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“The last three decades have seen an endless succession of coups, scandals, and humiliations, at times reducing the position of Speaker of the House to a hollowed-out title hardly anybody of note even wanted to claim. By this point, the rituals of plotting and counterplotting are so deeply ingrained that every new Republican Speaker is greeted with built-in opposition and ready speculation as to who will take over as the next Speaker after the newly inaugurated one is inevitably deposed. … The congressional Republican fratricide era began with the rise of Newt Gingrich (more on him shortly). But its intellectual roots stretch back to the early 1960s, when the upstart conservative movement first crawled out of the primordial ooze and set out to seize control of the party.”
“The ‘Newt 2012’ campaign committee remains technically active and more than $4.63 million in debt, according to financial filing submitted October 14 to the Federal Election Commission. No presidential campaign from any election cycle owes creditors more money,” reports Insider.
“I think he’s the most important Senate candidate in the country because he’ll do more to change the Senate just by the sheer presence, by his confidence, by his deep commitment to Christ, by the degree to which he has – you know, he’s been through a long, tough period. He had a lot of concussions coming out of football.”
— Newt Gingrich, defending Herschel Walker (R) on Fox News.
“The objective fact is I believe Trump probably did actually carry Georgia… Republicans simply have to turn out more votes than Stacey Abrams can steal.”
— Newt Gingrich, while offering no evidence of his “objective fact” in a Fox News interview.
“He has been so intensely focused on all of the implications of coronavirus and the economic problems that he frankly had not thought about it. He had a checklist and this came up in late August. You end up with only so much brain space and adrenaline and that is what happened.”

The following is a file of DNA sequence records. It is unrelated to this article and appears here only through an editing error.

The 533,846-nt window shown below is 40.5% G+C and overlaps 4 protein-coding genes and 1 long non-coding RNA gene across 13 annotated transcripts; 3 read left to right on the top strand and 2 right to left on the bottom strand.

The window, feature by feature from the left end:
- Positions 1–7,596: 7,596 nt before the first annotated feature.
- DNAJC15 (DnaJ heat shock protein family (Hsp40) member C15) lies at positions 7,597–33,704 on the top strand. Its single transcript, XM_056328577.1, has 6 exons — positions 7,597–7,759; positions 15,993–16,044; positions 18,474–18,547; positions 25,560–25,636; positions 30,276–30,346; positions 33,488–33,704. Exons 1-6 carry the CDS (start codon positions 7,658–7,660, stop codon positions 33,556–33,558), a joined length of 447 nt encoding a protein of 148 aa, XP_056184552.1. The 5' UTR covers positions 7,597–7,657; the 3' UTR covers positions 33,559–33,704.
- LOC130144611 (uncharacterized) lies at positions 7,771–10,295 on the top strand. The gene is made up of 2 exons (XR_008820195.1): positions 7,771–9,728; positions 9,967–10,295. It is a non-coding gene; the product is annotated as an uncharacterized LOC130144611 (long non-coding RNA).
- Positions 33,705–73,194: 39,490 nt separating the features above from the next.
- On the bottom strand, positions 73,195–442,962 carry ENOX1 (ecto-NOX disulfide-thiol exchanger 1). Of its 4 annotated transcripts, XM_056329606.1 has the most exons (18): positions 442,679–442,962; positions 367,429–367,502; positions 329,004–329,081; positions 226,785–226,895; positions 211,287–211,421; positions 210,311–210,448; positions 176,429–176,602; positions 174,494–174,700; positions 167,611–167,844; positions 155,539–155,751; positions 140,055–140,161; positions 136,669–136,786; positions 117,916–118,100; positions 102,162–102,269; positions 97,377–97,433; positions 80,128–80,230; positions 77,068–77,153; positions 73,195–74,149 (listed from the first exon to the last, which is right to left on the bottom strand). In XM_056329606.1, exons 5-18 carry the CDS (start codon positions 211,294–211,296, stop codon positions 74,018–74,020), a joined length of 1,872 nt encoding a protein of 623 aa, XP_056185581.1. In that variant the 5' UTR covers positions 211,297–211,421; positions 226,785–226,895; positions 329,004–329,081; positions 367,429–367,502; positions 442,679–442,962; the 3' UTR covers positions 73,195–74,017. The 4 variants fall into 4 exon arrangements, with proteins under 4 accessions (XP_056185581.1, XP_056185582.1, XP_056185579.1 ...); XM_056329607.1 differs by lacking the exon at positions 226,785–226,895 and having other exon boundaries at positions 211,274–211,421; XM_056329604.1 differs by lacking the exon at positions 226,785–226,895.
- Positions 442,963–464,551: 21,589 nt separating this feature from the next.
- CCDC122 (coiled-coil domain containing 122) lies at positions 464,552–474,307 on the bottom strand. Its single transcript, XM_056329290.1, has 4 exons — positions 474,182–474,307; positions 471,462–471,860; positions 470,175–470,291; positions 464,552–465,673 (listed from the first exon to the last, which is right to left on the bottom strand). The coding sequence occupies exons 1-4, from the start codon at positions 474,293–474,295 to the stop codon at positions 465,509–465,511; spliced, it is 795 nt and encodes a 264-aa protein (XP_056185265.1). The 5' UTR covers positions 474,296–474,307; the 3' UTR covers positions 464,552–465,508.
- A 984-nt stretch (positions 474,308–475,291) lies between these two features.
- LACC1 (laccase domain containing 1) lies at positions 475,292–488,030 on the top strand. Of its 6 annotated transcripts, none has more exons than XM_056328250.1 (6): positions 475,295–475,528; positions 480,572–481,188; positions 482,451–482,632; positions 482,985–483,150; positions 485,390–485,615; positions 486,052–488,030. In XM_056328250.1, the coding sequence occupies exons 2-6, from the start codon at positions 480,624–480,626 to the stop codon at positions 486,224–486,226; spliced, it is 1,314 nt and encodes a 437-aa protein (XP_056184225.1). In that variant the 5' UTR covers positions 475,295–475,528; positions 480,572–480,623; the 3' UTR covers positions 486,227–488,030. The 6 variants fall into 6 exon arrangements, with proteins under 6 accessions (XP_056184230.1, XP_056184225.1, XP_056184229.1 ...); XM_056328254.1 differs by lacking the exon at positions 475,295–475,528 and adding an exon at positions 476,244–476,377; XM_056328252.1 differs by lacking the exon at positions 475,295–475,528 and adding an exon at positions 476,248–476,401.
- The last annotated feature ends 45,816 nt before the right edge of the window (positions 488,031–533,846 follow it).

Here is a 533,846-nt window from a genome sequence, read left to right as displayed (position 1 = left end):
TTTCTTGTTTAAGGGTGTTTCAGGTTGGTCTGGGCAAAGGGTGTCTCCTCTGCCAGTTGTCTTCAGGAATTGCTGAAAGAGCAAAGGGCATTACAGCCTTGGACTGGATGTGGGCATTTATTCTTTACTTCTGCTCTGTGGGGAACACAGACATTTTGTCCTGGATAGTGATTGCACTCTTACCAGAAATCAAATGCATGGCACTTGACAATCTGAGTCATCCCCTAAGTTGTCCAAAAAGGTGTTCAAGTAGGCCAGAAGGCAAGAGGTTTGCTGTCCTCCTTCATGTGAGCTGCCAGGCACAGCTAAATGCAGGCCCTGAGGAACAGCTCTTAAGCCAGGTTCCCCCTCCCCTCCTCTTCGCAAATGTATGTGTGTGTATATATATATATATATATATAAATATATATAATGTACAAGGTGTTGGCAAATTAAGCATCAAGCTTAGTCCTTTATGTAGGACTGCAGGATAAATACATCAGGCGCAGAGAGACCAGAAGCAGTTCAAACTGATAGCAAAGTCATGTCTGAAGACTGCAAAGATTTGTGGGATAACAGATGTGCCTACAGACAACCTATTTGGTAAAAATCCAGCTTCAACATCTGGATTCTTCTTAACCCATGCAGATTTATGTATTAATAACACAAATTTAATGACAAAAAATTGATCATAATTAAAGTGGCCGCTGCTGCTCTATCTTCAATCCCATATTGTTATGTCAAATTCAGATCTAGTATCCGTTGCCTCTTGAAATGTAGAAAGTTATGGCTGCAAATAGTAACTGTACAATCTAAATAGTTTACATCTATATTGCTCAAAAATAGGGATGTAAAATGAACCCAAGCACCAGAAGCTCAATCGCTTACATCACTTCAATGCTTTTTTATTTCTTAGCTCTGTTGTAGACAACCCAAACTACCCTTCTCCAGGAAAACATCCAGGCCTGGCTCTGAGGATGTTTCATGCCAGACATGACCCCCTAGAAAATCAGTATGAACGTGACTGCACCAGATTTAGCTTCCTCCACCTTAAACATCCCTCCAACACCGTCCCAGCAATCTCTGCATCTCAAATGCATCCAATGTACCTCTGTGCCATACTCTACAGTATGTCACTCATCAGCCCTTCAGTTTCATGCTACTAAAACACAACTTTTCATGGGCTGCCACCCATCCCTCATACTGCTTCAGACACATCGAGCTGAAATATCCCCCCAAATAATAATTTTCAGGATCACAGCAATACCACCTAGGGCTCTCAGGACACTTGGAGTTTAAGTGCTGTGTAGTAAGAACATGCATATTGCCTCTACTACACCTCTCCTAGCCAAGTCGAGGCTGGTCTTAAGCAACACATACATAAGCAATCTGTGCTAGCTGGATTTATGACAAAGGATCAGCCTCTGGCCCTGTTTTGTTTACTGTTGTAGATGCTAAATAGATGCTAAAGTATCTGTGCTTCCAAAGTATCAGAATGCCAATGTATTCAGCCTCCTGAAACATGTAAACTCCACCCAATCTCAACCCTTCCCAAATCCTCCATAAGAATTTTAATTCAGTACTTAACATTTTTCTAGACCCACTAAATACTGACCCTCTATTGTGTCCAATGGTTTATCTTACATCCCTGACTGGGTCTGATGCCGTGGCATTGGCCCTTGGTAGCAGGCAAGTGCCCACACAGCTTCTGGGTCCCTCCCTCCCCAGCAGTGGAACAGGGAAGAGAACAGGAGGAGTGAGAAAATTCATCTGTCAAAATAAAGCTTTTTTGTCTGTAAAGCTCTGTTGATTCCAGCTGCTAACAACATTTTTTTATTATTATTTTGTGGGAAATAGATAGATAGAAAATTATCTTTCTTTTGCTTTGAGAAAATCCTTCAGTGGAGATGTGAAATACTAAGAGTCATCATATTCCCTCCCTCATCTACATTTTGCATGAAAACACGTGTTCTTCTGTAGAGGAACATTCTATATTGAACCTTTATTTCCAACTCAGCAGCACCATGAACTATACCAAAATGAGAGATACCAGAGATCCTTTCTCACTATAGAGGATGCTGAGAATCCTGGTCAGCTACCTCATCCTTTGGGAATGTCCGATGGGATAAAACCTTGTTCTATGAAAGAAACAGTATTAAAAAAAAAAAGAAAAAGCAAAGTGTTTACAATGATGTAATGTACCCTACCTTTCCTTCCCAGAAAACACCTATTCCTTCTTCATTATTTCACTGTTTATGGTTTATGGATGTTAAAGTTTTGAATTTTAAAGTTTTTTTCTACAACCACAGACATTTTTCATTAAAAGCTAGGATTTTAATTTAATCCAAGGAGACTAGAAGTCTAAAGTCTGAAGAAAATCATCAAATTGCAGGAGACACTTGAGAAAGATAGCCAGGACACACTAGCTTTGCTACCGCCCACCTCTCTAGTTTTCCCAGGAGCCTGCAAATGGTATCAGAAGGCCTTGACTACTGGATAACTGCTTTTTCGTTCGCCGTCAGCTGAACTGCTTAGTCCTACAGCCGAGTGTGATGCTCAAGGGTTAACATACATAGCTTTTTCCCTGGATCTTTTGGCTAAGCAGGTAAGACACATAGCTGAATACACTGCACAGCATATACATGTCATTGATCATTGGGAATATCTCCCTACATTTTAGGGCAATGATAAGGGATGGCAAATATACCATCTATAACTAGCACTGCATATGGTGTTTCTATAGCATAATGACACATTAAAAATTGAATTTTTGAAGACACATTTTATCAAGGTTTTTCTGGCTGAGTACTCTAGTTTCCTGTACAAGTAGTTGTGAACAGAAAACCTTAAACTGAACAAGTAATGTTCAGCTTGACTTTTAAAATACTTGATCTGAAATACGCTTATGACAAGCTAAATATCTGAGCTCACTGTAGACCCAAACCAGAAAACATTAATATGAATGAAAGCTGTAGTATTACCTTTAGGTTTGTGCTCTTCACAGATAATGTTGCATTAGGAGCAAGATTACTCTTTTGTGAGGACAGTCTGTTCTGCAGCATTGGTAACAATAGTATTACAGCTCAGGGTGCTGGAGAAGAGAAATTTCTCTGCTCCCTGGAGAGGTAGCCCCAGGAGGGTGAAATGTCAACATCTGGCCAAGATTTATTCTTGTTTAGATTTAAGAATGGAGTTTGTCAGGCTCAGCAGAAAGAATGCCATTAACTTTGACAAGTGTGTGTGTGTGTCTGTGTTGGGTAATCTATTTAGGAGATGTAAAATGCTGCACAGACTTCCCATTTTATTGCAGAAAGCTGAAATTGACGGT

— Newt Gingrich, when asked by Politico why President Trump has not come up with a second term agenda.
“Our decay as an institution began in 1995, when conservatives, led by Speaker Newt Gingrich (R-GA), carried out a full-scale war on government. Gingrich began by slashing the congressional workforce by one-third. He aimed particular ire at Congress’s brain, firing 1 of every 3 staffers at the Government Accountability Office, the Congressional Research Service and the Congressional Budget Office. He defunded the Office of Technology Assessment, a tech-focused think tank. Social scientists have called those moves Congress’s self-lobotomy, and the cuts remain largely unreversed.”
— Rep. Bill Pascrell (D-NJ), writing in the Washington Post
“Trump is not essentially a conservative. Trump is an anti-liberal. They’re not the same phenomenon. But he may be the most effective uprooter of liberalism in my lifetime.”
— Newt Gingrich, in an interview with ABC News.
“The great political surprise of 2018 will be the size of the Republican victory. After members of the elite media have spent two years savaging President Trump, lying about Republican legislation, and reassuring themselves that Republican defeat was inevitable, the size of the GOP victory in 2018 will be an enormous shock.”
— Newt Gingrich, writing for Fox News.
“I think that Scaramucci had better be a lot more careful than he has been. He obviously likes the limelight. He obviously likes being in the media. I would say right now that he’s being more pugnacious than effective. I think he ought to slow down a little bit and learn what he’s doing… If he’s gonna be that divisive, I’m not sure he’s gonna be very useful to the President. … I think Scaramucci’s full of himself.”
— Newt Gingrich, harshly criticizing White House communications director Anthony Scaramucci in a radio interview with Laura Ingraham, calling his recent actions “divisive” and “unhelpful.”